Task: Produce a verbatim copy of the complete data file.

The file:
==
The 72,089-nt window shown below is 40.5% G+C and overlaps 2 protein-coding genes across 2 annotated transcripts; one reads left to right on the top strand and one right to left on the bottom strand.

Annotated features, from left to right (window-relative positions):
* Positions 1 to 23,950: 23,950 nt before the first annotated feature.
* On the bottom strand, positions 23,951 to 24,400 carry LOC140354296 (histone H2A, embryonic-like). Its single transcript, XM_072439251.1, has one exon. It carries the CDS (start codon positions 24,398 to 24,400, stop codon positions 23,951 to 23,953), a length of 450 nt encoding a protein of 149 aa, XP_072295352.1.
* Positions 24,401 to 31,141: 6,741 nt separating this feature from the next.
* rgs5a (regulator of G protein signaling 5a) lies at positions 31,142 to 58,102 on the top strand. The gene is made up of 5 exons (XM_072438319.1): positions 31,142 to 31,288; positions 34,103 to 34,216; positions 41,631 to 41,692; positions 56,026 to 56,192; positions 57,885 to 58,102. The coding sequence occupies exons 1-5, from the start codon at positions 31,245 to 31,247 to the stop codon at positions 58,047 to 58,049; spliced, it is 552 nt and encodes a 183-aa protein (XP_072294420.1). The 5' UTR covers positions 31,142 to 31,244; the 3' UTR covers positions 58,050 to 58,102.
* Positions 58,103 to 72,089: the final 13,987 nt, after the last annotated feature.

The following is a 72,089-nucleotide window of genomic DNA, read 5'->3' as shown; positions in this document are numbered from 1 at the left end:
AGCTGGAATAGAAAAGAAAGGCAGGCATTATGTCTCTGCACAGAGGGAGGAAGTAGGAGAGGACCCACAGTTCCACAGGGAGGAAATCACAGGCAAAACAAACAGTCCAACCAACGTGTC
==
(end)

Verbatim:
The 72,089-nt window shown below is 40.5% G+C and overlaps 2 protein-coding genes across 2 annotated transcripts; one reads left to right on the top strand and one right to left on the bottom strand.

Annotated features, from left to right (window-relative positions):
* Positions 1 to 23,950: 23,950 nt before the first annotated feature.
* On the bottom strand, positions 23,951 to 24,400 carry LOC140354296 (histone H2A, embryonic-like). Its single transcript, XM_072439251.1, has one exon. It carries the CDS (start codon positions 24,398 to 24,400, stop codon positions 23,951 to 23,953), a length of 450 nt encoding a protein of 149 aa, XP_072295352.1.
* Positions 24,401 to 31,141: 6,741 nt separating this feature from the next.
* rgs5a (regulator of G protein signaling 5a) lies at positions 31,142 to 58,102 on the top strand. The gene is made up of 5 exons (XM_072438319.1): positions 31,142 to 31,288; positions 34,103 to 34,216; positions 41,631 to 41,692; positions 56,026 to 56,192; positions 57,885 to 58,102. The coding sequence occupies exons 1-5, from the start codon at positions 31,245 to 31,247 to the stop codon at positions 58,047 to 58,049; spliced, it is 552 nt and encodes a 183-aa protein (XP_072294420.1). The 5' UTR covers positions 31,142 to 31,244; the 3' UTR covers positions 58,050 to 58,102.
* Positions 58,103 to 72,089: the final 13,987 nt, after the last annotated feature.

The following is a 72,089-nucleotide window of genomic DNA, read 5'->3' as shown; positions in this document are numbered from 1 at the left end:
AGCTGGAATAGAAAAGAAAGGCAGGCATTATGTCTCTGCACAGAGGGAGGAAGTAGGAGAGGACCCACAGTTCCACAGGGAGGAAATCACAGGCAAAACAAACAGTCCAACCAACGTGTC